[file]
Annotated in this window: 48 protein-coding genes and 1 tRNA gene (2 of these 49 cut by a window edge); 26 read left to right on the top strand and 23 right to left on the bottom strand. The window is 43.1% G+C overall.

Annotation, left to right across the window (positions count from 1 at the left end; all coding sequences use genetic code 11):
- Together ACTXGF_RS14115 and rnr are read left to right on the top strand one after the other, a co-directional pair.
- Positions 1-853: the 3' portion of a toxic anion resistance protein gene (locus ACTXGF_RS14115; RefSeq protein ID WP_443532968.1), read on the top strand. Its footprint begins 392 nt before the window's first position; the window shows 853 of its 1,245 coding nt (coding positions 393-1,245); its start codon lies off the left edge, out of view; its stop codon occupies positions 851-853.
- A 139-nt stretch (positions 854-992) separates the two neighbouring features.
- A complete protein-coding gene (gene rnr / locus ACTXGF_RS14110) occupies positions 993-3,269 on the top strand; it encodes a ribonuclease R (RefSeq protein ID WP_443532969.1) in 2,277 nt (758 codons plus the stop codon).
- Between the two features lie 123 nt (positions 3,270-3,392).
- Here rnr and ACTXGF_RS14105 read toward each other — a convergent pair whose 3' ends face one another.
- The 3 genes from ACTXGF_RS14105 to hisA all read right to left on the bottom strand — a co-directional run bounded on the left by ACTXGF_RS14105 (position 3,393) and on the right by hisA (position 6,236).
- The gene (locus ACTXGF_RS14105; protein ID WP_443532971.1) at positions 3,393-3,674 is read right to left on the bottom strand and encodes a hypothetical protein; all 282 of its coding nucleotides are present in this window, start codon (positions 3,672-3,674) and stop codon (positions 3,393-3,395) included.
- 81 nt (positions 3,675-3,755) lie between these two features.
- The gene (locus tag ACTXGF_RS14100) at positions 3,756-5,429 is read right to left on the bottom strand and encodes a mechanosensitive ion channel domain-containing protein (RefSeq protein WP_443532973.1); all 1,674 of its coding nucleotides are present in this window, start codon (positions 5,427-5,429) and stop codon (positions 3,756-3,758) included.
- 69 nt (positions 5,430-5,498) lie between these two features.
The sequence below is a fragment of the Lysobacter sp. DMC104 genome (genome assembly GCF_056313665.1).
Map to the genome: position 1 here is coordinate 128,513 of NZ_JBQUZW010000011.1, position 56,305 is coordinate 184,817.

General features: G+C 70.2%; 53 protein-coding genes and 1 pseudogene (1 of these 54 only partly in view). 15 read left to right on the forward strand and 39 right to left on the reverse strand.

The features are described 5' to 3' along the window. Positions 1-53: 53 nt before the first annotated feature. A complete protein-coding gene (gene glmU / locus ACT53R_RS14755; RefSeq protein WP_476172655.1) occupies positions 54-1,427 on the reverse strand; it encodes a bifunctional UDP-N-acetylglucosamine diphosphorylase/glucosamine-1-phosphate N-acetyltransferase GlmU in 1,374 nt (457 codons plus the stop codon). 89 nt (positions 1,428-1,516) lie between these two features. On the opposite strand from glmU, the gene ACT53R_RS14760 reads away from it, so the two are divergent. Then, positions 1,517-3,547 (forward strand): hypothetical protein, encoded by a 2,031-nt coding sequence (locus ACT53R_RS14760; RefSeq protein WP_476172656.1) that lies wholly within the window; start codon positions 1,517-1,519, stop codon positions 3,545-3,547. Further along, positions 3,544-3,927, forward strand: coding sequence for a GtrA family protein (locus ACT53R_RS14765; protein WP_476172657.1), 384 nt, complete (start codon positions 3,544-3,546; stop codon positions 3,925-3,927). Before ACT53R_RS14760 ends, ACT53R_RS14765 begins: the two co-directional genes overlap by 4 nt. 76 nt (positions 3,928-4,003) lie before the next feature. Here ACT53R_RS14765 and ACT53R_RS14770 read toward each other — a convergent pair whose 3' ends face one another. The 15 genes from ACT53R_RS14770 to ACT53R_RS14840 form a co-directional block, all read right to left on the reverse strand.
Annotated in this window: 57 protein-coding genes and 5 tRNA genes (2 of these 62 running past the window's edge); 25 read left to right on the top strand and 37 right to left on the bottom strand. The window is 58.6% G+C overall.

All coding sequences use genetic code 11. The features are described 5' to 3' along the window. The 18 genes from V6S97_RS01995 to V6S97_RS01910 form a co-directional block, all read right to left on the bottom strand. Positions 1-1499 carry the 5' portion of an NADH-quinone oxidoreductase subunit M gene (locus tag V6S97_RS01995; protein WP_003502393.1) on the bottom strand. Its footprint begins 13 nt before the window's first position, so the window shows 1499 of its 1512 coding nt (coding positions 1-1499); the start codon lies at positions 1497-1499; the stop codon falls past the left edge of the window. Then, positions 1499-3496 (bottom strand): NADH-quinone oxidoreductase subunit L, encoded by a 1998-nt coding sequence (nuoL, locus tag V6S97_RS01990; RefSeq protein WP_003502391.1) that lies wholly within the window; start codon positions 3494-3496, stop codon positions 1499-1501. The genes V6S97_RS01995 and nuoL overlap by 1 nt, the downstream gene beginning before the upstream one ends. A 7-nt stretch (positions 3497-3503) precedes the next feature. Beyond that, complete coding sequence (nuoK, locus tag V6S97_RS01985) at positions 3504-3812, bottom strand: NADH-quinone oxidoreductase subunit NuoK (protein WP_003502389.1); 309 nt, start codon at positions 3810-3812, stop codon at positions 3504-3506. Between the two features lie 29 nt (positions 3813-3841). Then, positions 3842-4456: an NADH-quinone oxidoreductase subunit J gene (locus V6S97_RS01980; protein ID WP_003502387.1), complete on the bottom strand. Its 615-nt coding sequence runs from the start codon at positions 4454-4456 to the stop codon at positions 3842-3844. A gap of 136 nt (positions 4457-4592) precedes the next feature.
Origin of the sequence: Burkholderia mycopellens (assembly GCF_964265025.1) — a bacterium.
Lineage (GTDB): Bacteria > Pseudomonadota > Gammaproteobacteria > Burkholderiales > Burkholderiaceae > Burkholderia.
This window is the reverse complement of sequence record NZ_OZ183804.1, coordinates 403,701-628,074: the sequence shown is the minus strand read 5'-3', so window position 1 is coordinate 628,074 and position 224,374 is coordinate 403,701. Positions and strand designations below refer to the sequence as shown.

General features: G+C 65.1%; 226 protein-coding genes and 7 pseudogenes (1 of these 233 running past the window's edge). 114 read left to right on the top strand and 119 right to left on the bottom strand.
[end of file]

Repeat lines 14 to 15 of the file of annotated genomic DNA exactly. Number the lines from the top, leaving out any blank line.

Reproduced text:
The sequence below is a fragment of the Lysobacter sp. DMC104 genome (genome assembly GCF_056313665.1).
Map to the genome: position 1 here is coordinate 128,513 of NZ_JBQUZW010000011.1, position 56,305 is coordinate 184,817.